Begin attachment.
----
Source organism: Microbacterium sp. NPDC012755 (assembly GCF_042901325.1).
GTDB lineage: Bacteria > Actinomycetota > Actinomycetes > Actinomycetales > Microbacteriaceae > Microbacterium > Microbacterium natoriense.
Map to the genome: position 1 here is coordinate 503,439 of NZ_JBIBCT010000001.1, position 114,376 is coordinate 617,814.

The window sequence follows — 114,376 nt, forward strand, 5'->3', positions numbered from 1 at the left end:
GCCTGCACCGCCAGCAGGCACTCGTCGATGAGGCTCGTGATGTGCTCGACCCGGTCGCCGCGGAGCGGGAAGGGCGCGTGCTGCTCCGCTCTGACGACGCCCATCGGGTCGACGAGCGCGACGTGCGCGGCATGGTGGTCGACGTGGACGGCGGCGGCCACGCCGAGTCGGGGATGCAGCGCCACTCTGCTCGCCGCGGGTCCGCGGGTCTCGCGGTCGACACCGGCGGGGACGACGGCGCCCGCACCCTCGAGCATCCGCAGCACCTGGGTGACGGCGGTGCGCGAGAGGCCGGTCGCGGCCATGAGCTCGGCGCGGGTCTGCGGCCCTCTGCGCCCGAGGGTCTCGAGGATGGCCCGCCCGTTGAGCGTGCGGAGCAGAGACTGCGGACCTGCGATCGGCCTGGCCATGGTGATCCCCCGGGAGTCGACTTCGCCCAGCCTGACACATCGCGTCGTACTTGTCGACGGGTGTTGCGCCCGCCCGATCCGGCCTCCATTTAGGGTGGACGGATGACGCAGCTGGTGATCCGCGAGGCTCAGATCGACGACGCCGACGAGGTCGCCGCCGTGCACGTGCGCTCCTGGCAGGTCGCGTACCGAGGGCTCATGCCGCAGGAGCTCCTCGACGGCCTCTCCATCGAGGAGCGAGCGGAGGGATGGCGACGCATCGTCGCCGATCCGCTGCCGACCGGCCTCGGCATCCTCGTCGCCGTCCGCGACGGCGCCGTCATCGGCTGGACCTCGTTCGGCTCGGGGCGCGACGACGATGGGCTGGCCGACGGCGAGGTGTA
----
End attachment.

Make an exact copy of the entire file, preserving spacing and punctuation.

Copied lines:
Source organism: Microbacterium sp. NPDC012755 (assembly GCF_042901325.1).
GTDB lineage: Bacteria > Actinomycetota > Actinomycetes > Actinomycetales > Microbacteriaceae > Microbacterium > Microbacterium natoriense.
Map to the genome: position 1 here is coordinate 503,439 of NZ_JBIBCT010000001.1, position 114,376 is coordinate 617,814.

The window sequence follows — 114,376 nt, forward strand, 5'->3', positions numbered from 1 at the left end:
GCCTGCACCGCCAGCAGGCACTCGTCGATGAGGCTCGTGATGTGCTCGACCCGGTCGCCGCGGAGCGGGAAGGGCGCGTGCTGCTCCGCTCTGACGACGCCCATCGGGTCGACGAGCGCGACGTGCGCGGCATGGTGGTCGACGTGGACGGCGGCGGCCACGCCGAGTCGGGGATGCAGCGCCACTCTGCTCGCCGCGGGTCCGCGGGTCTCGCGGTCGACACCGGCGGGGACGACGGCGCCCGCACCCTCGAGCATCCGCAGCACCTGGGTGACGGCGGTGCGCGAGAGGCCGGTCGCGGCCATGAGCTCGGCGCGGGTCTGCGGCCCTCTGCGCCCGAGGGTCTCGAGGATGGCCCGCCCGTTGAGCGTGCGGAGCAGAGACTGCGGACCTGCGATCGGCCTGGCCATGGTGATCCCCCGGGAGTCGACTTCGCCCAGCCTGACACATCGCGTCGTACTTGTCGACGGGTGTTGCGCCCGCCCGATCCGGCCTCCATTTAGGGTGGACGGATGACGCAGCTGGTGATCCGCGAGGCTCAGATCGACGACGCCGACGAGGTCGCCGCCGTGCACGTGCGCTCCTGGCAGGTCGCGTACCGAGGGCTCATGCCGCAGGAGCTCCTCGACGGCCTCTCCATCGAGGAGCGAGCGGAGGGATGGCGACGCATCGTCGCCGATCCGCTGCCGACCGGCCTCGGCATCCTCGTCGCCGTCCGCGACGGCGCCGTCATCGGCTGGACCTCGTTCGGCTCGGGGCGCGACGACGATGGGCTGGCCGACGGCGAGGTGTA